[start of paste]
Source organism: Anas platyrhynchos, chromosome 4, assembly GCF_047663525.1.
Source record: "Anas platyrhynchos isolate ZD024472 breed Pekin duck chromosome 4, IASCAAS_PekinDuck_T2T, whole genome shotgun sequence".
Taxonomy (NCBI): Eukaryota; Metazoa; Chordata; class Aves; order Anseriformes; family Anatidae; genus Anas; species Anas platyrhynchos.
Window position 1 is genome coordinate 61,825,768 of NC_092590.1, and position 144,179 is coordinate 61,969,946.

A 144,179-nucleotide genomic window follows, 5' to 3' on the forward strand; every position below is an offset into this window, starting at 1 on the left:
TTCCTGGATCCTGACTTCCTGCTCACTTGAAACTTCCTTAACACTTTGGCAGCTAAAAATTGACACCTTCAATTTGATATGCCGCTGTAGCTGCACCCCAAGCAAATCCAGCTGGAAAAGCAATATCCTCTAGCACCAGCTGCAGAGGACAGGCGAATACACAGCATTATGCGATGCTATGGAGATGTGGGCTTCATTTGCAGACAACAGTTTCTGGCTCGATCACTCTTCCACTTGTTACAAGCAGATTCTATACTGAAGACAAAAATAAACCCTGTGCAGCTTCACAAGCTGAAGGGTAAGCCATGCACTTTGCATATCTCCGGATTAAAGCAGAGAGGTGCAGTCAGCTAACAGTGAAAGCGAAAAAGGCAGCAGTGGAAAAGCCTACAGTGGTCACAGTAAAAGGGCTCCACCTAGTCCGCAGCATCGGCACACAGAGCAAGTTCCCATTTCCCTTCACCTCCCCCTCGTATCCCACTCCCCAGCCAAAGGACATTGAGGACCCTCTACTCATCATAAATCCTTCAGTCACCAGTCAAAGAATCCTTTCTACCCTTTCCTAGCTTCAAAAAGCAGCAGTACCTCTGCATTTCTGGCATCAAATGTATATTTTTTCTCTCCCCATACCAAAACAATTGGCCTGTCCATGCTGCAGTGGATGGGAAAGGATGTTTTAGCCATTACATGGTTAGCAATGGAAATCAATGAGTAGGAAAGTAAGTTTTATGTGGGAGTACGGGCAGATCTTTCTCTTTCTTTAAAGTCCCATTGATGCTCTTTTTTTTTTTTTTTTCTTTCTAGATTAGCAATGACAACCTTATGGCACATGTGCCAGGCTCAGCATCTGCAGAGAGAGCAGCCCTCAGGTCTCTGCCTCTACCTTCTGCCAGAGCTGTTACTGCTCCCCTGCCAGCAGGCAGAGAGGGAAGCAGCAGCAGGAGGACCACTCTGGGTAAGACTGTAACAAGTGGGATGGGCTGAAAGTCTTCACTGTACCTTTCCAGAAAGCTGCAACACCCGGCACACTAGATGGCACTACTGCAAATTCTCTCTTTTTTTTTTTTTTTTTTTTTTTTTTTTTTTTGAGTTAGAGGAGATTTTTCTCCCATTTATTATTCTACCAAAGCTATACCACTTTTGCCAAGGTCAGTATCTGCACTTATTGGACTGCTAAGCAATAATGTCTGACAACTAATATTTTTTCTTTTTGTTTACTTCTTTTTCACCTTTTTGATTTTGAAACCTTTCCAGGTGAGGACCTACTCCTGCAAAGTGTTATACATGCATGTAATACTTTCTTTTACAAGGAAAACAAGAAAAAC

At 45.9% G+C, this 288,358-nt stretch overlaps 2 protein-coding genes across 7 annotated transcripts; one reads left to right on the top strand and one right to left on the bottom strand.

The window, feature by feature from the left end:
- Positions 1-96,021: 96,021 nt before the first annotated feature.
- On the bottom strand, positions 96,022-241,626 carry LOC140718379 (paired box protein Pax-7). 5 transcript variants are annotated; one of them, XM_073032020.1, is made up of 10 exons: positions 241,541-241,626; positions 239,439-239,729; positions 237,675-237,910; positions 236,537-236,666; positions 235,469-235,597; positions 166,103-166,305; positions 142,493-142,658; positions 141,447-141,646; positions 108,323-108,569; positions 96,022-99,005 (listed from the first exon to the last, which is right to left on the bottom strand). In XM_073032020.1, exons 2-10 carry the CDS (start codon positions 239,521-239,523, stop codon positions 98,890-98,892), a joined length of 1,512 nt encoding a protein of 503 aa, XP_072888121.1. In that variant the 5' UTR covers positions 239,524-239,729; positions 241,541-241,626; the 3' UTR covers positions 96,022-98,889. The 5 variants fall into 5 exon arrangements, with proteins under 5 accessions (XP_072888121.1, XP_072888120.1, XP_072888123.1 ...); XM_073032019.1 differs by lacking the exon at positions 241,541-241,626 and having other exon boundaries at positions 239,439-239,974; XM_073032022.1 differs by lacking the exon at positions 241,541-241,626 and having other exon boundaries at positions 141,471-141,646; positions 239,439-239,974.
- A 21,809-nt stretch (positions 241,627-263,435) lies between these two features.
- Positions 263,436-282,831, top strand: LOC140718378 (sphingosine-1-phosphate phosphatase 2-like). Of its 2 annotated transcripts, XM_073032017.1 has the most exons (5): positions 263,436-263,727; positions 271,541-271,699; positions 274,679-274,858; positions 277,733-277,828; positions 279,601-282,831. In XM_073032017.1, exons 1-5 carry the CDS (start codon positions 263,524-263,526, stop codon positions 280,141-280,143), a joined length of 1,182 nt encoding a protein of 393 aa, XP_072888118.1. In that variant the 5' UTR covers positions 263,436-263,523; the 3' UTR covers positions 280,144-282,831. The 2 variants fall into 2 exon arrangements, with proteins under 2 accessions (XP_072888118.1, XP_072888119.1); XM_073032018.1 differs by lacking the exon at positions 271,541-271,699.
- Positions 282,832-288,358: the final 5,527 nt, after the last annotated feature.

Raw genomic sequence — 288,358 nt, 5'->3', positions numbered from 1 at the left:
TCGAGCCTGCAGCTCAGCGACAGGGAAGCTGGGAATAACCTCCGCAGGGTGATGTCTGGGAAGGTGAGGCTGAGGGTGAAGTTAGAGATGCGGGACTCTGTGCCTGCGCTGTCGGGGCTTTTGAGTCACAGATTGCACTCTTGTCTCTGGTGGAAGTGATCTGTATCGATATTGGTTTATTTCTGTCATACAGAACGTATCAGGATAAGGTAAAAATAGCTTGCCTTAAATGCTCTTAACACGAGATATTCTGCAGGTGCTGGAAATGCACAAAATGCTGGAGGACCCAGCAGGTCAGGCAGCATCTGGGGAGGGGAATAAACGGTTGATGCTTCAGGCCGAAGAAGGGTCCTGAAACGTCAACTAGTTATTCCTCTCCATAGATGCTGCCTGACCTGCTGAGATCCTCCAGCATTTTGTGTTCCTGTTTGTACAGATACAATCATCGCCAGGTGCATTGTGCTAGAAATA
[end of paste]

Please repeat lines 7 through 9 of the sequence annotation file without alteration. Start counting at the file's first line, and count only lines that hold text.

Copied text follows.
At 45.9% G+C, this 288,358-nt stretch overlaps 2 protein-coding genes across 7 annotated transcripts; one reads left to right on the top strand and one right to left on the bottom strand.

The window, feature by feature from the left end:
- Positions 1-96,021: 96,021 nt before the first annotated feature.